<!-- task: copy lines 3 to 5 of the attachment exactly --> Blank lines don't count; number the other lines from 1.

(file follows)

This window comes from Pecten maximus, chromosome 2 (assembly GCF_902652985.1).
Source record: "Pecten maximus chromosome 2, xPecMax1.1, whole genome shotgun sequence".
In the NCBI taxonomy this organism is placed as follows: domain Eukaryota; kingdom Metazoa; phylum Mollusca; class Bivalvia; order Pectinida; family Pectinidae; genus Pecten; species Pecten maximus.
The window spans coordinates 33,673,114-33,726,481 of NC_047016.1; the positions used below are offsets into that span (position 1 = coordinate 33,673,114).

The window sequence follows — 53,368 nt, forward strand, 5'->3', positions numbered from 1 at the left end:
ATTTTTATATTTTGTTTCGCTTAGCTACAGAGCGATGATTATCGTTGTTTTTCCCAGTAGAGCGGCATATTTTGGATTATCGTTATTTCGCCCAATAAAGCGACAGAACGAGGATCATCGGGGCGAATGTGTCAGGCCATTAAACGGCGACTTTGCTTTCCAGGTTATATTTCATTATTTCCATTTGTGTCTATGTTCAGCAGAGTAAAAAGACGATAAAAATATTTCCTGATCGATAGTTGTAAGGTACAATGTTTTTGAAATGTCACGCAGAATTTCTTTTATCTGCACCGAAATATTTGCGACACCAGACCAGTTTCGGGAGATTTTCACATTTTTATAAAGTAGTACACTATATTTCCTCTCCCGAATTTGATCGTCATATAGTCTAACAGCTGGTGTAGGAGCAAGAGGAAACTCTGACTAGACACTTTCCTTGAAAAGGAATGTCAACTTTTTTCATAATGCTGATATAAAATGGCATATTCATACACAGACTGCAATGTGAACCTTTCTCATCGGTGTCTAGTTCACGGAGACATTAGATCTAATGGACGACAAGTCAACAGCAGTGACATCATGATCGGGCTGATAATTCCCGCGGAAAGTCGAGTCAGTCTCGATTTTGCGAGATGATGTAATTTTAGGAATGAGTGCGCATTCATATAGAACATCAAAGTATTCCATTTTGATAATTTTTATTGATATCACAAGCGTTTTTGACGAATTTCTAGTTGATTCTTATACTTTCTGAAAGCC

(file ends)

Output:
In the NCBI taxonomy this organism is placed as follows: domain Eukaryota; kingdom Metazoa; phylum Mollusca; class Bivalvia; order Pectinida; family Pectinidae; genus Pecten; species Pecten maximus.
The window spans coordinates 33,673,114-33,726,481 of NC_047016.1; the positions used below are offsets into that span (position 1 = coordinate 33,673,114).

The window sequence follows — 53,368 nt, forward strand, 5'->3', positions numbered from 1 at the left end: